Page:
Knowledge to be Achieved

PharmGKB is intended to serve as the primary knowledge base resource for researchers in pharmacogenomics and related fields for the most up-to-date, comprehensive, and expert-validated information, and for connection to tools and capacity to advance research.  PharmGKB should display relationships between drugs, diseases, and genes, backed by the critical datasets (which may be archived elsewhere) and the most compelling literature, in a carefully curated manner.  Moreover, there are informatics challenges to managing and integrating large and disparate sets of information.  Optimally, PharmGKB should present complete, comprehensive, and current knowledge in Pharmacogenomics, and should enable the application of existing fundamental knowledge to the design of new research studies in pharmacogenomics.  Possibly, knowledge contained in PharmGKB will enable the development of new genetic or genomic tests to predict drug responses, or new clinical trials to prospectively test the utility of genetic/genomic stratification, or educational tools for translation of pharmacogenomics information.  A compelling resource should be easily used and extremely valuable to stakeholders trying to advance the field of pharmacogenomics and its implementation. 

Objectives of the Knowledge Base

This opportunity is intended to fund one comprehensive resource that will facilitate research for all investigators within the broad area of pharmacogenomics.  An application should carefully outline the existing resources in pharmacogenomics and related fields and how they will interact with PharmGKB.  Applicants should discuss choices made regarding knowledge and data presented in PharmGKB, versus data stored in other resources and databases, and give reasons for the choices made.  The ultimate goal of pharmacogenomics is to guide appropriate therapeutic choices, and PharmGKB should support and extend modern research approaches to achieve this goal.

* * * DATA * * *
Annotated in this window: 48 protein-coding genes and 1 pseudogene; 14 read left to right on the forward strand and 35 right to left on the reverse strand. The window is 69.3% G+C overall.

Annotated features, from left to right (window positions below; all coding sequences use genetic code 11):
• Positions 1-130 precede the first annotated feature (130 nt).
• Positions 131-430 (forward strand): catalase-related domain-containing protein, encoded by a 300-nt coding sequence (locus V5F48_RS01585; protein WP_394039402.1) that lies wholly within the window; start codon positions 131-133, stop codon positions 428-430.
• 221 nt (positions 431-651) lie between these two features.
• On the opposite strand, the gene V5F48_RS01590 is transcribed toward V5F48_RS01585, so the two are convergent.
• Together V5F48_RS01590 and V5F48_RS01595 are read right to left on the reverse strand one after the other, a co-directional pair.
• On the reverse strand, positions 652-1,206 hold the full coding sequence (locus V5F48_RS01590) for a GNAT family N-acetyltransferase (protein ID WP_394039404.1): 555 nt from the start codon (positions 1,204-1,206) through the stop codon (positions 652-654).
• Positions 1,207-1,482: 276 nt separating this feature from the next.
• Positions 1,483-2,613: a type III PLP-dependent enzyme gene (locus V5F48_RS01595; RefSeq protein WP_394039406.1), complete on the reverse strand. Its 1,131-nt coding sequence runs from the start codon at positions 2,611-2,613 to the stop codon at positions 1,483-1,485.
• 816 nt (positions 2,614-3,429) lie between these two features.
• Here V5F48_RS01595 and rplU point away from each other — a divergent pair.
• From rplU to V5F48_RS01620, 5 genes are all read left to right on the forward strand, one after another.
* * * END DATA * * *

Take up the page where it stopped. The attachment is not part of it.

NIGMS does not intend this program to support the development of a research program or tools limited to a single institution or for a regional consortium of institutions.  Multiple smaller or “boutique” databases and similar applications will be considered unresponsive to this announcement.  The resource PharmGKB must be available to the scientific public.    

Types of Research Approaches

Within the scientific community, there are many different approaches to developing resources that will enable genomics research to be applied to understanding and predicting drug responses.  Pharmacogenomics as a discipline includes a wide range of information and data from the most basic biological and mechanistic studies up to and including translational research and clinical trials.  Accordingly, PharmGKB should have a broad set of functionalities proposed and goals to accomplish. 

As a resource research project, it will be entirely up to the applicant investigators to define the scope of the project and data types, and to justify how the proposed range of activities meets the needs of researchers in the field.  A balance has to be achieved between human-curated information that must be completely reliable and accurate, and machine-based and informatics tools that are needed in order to “scale” an operation.  Continuous high-level dialogue (for example, through advisory groups, user groups, and interactions with the scientific communities committed to discovering and applying pharmacogenomics knowlege) is expected.  Standard and consistent operating procedures will be necessary for the knowledge base, along with flexibility and resourcefulness to recognize opportunities.     

Examples of Research Topics

PharmGKB should include a broad range of information that is current, easily accessible, and reliably accurate in order to be a maximally useful resource.  The content areas of PharmGKB might include, but are not limited to, the areas listed below:

Knowledge Base Characteristics

In addition to providing a wide variety of content and services, PharmGKB must be built and maintained so that it adheres to the highest quality standards for knowledge bases and databases.  This includes, but is not limited to: 

Data Sharing and Tool/Software Sharing under this Initiative

Data sharing is an important aspect of PharmGKB.  Applicants must propose the most progressive ways to encourage data sharing to the greatest extent possible, in order to facilitate future research studies and trials.  An award made under this initiative will have specialized Terms and Conditions emphasizing data transfer to ensure the future portability of PharmGKB.  Tools and software sharing will be negotiated between the awardee institution and NIH, according to existing NIH policies in effect at the time of award; this agreement will also be reflected in the Terms and Conditions.  Reviewers will be asked to comment upon the institutional plans presented in the applications.